Description Usage Arguments Details Value Author(s) References Examples

View source: R/generatePvals.R

compute adjusted p-values either for the closed test defined by the graph or for each elementary hypotheses within each intersection hypotheses

1 2 | ```
generatePvals(g, w, cr, p, adjusted = TRUE, hint = generateWeights(g, w),
upscale = FALSE)
``` |

`g` |
graph defined as a matrix, each element defines how much of the local alpha reserved for the hypothesis corresponding to its row index is passed on to the hypothesis corresponding to its column index |

`w` |
vector of weights, defines how much of the overall alpha is initially reserved for each elementary hypothesis |

`cr` |
correlation matrix if p-values arise from one-sided tests with multivariate normal distributed test statistics for which the correlation is partially known. Unknown values can be set to NA. (See details for more information) |

`p` |
vector of observed unadjusted p-values, that belong to
test-statistics with a joint multivariate normal null distribution with
(partially) known correlation matrix |

`adjusted` |
logical, if TRUE (default) adjusted p-values for the closed test are returned, else a matrix of p-values adjusted only for each intersection hypothesis is returned |

`hint` |
if intersection hypotheses weights have already been computed
(output of |

`upscale` |
if |

It is assumed that under the global null hypothesis
*(Φ^{-1}(1-p_1),...,Φ^{-1}(1-p_m))* follow a multivariate normal
distribution with correlation matrix `cr`

where *Φ^{-1}* denotes
the inverse of the standard normal distribution function.

For example, this is the case if *p_1,..., p_m* are the raw p-values
from one-sided z-tests for each of the elementary hypotheses where the
correlation between z-test statistics is generated by an overlap in the
observations (e.g. comparison with a common control, group-sequential
analyses etc.). An application of the transformation *Φ^{-1}(1-p_i)*
to raw p-values from a two-sided test will not in general lead to a
multivariate normal distribution. Partial knowledge of the correlation
matrix is supported. The correlation matrix has to be passed as a numeric
matrix with elements of the form: *cr[i,i] = 1* for diagonal elements,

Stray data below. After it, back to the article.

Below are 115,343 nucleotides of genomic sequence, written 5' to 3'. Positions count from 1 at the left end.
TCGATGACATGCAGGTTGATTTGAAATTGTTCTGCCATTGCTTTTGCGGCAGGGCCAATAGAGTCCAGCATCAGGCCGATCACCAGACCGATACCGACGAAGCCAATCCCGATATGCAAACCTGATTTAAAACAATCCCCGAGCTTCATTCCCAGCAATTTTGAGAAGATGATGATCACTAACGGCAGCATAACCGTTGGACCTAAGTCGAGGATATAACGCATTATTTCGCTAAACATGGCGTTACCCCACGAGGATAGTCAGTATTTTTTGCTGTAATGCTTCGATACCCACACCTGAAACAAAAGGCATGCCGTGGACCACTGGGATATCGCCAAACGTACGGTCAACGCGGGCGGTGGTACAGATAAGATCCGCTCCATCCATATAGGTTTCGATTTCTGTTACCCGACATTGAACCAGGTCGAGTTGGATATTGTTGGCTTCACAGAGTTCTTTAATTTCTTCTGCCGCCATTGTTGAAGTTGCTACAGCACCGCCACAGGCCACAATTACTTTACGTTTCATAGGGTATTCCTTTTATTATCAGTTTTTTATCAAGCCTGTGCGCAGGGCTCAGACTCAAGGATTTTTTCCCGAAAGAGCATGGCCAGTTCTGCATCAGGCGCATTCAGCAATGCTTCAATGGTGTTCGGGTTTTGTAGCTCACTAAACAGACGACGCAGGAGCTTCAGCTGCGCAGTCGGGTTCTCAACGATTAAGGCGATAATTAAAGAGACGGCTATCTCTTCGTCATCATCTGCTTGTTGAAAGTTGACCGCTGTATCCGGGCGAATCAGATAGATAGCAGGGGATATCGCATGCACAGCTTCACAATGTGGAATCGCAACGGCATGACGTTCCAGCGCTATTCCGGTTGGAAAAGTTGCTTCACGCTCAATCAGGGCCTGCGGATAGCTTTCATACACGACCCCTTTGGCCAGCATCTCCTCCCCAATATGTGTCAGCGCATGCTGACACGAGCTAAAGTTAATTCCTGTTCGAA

*cr[i,j] = ρ_{ij}*, where *ρ_{ij}* is the known value of the
correlation between *Φ^{-1}(1-p_i)* and *Φ^{-1}(1-p_j)* or
`NA`

if the corresponding correlation is unknown. For example cr[1,2]=0
indicates that the first and second test statistic are uncorrelated, whereas
cr[2,3] = NA means that the true correlation between statistics two and
three is unknown and may take values between -1 and 1. The correlation has
to be specified for complete blocks (ie.: if cor(i,j), and cor(i,k) for
i!=j!=k are specified then cor(j,k) has to be specified as well) otherwise
the corresponding intersection null hypotheses tests are not uniquely
defined and an error is returned.

The parametric tests in (Bretz et al. (2011)) are defined such that the
tests of intersection null hypotheses always exhaust the full alpha level
even if the sum of weights is strictly smaller than one. This has the
consequence that certain test procedures that do not test each intersection
null hypothesis at the full level alpha may not be implemented (e.g., a
single step Dunnett test). If `upscale`

is set to `FALSE`

(default) the parametric tests are performed at a reduced level alpha of
sum(w) * alpha and p-values adjusted accordingly such that test procedures
with non-exhaustive weighting strategies may be implemented. If set to
`TRUE`

the tests are performed as defined in Equation (3) of (Bretz et
al. (2011)).

If adjusted is set to true returns a vector of adjusted p-values. Any elementary null hypothesis is rejected if its corresponding adjusted p-value is below the predetermined alpha level. For adjusted set to false a matrix with p-values adjusted only within each intersection hypotheses is returned. The intersection corresponding to each line is given by conversion of the line number into binary (eg. 13 is binary 1101 and corresponds to (H1,H2,H4)). If any adjusted p-value within a given line falls below alpha, then the corresponding intersection hypotheses can be rejected.

Florian Klinglmueller

Bretz F, Maurer W, Brannath W, Posch M; (2008) - A graphical approach to sequentially rejective multiple testing procedures. - Stat Med - 28/4, 586-604 Bretz F, Posch M, Glimm E, Klinglmueller F, Maurer W, Rohmeyer K; (2011) - Graphical approaches for multiple endpoint problems using weighted Bonferroni, Simes or parametric tests - to appear

1 2 3 4 5 6 7 8 9 10 11 12 13 14 15 16 17 18 19 20 | ```
## Define some graph as matrix
g <- matrix(c(0,0,1,0, 0,0,0,1, 0,1,0,0, 1,0,0,0), nrow = 4, byrow=TRUE)
## Choose weights
w <- c(.5,.5,0,0)
## Some correlation (upper and lower first diagonal 1/2)
c <- diag(4)
c[1:2,3:4] <- NA
c[3:4,1:2] <- NA
c[1,2] <- 1/2
c[2,1] <- 1/2
c[3,4] <- 1/2
c[4,3] <- 1/2
## p-values as Section 3 of Bretz et al. (2011),
p <- c(0.0121,0.0337,0.0084,0.0160)
## Boundaries for correlated test statistics at alpha level .05:
generatePvals(g,w,c,p)
g <- Entangled2Maurer2012()
generatePvals(g=g, cr=diag(5), p=rep(0.1,5))
``` |

gMCP documentation built on Dec. 11, 2017, 5:03 p.m.

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